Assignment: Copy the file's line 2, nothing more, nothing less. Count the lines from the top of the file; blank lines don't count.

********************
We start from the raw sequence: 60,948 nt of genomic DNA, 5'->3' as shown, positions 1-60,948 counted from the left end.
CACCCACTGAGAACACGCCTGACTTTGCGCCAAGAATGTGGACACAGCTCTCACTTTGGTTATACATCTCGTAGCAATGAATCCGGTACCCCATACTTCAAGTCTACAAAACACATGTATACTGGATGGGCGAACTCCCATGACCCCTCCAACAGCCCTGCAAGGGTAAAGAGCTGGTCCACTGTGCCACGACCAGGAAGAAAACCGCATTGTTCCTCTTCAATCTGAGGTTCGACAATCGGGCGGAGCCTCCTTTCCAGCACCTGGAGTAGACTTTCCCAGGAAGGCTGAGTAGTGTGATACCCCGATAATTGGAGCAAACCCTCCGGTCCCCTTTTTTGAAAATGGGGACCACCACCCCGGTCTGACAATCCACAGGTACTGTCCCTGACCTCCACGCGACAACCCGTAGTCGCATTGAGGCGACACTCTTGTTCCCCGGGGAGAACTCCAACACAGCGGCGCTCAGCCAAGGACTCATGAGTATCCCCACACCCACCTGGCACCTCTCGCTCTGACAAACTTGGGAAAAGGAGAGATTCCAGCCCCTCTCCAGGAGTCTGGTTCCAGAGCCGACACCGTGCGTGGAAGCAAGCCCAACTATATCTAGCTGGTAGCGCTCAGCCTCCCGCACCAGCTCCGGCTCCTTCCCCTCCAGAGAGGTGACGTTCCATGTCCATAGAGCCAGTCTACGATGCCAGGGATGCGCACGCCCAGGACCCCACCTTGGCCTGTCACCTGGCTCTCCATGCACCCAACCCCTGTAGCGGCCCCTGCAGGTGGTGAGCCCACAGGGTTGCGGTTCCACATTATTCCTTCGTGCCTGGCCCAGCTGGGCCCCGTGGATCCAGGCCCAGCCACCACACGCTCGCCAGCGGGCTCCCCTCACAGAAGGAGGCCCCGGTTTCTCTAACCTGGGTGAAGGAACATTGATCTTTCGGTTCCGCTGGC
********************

CACCCACTGAGAACACGCCTGACTTTGCGCCAAGAATGTGGACACAGCTCTCACTTTGGTTATACATCTCGTAGCAATGAATCCGGTACCCCATACTTCAAGTCTACAAAACACATGTATACTGGATGGGCGAACTCCCATGACCCCTCCAACAGCCCTGCAAGGGTAAAGAGCTGGTCCACTGTGCCACGACCAGGAAGAAAACCGCATTGTTCCTCTTCAATCTGAGGTTCGACAATCGGGCGGAGCCTCCTTTCCAGCACCTGGAGTAGACTTTCCCAGGAAGGCTGAGTAGTGTGATACCCCGATAATTGGAGCAAACCCTCCGGTCCCCTTTTTTGAAAATGGGGACCACCACCCCGGTCTGACAATCCACAGGTACTGTCCCTGACCTCCACGCGACAACCCGTAGTCGCATTGAGGCGACACTCTTGTTCCCCGGGGAGAACTCCAACACAGCGGCGCTCAGCCAAGGACTCATGAGTATCCCCACACCCACCTGGCACCTCTCGCTCTGACAAACTTGGGAAAAGGAGAGATTCCAGCCCCTCTCCAGGAGTCTGGTTCCAGAGCCGACACCGTGCGTGGAAGCAAGCCCAACTATATCTAGCTGGTAGCGCTCAGCCTCCCGCACCAGCTCCGGCTCCTTCCCCTCCAGAGAGGTGACGTTCCATGTCCATAGAGCCAGTCTACGATGCCAGGGATGCGCACGCCCAGGACCCCACCTTGGCCTGTCACCTGGCTCTCCATGCACCCAACCCCTGTAGCGGCCCCTGCAGGTGGTGAGCCCACAGGGTTGCGGTTCCACATTATTCCTTCGTGCCTGGCCCAGCTGGGCCCCGTGGATCCAGGCCCAGCCACCACACGCTCGCCAGCGGGCTCCCCTCACAGAAGGAGGCCCCGGTTTCTCTAACCTGGGTGAAGGAACATTGATCTTTCGGTTCCGCTGGC